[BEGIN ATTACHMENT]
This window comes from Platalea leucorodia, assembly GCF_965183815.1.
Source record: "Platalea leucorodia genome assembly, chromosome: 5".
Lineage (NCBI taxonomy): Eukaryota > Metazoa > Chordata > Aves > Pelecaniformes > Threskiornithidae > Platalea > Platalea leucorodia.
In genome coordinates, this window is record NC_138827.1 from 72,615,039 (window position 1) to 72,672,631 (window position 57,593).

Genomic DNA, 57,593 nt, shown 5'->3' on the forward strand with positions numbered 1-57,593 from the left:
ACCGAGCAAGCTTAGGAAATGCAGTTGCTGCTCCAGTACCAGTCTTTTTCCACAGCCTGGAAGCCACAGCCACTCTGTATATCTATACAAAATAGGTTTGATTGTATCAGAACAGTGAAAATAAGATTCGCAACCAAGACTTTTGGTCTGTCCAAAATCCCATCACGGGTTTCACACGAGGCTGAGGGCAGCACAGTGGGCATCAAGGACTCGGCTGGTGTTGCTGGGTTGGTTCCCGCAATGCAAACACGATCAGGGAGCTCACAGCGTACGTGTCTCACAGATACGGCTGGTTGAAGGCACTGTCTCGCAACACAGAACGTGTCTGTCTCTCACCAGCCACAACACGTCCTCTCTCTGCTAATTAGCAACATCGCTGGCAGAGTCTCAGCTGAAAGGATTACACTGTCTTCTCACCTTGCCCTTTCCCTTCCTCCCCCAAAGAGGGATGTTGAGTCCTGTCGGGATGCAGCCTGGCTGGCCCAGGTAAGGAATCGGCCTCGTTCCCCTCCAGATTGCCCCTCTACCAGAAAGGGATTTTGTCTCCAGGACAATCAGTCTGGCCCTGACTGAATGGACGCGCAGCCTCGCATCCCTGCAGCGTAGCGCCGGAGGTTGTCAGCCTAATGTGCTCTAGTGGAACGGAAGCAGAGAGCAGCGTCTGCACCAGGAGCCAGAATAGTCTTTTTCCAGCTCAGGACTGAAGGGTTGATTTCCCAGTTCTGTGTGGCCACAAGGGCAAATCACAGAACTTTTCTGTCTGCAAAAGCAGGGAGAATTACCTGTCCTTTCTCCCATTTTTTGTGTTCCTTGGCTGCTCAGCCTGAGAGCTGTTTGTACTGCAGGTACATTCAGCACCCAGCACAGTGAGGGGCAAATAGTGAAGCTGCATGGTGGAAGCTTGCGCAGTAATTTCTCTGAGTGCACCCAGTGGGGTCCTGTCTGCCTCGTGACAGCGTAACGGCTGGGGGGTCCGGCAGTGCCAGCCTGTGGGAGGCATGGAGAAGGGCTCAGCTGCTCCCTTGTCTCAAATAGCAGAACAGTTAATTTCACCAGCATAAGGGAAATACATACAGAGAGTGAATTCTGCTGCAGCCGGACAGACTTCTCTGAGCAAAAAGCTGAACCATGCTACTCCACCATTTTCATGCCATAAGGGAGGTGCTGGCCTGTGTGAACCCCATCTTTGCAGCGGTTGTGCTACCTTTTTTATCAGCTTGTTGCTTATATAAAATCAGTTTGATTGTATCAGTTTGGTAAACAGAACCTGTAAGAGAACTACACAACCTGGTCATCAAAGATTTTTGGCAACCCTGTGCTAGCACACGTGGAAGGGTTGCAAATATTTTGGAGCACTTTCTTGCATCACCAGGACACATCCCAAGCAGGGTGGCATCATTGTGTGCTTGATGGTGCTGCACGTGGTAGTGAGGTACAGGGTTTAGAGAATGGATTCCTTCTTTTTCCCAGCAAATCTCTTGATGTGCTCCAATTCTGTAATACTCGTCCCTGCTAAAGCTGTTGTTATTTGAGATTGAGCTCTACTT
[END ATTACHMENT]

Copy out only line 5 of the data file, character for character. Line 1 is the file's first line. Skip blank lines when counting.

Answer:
Genomic DNA, 57,593 nt, shown 5'->3' on the forward strand with positions numbered 1-57,593 from the left: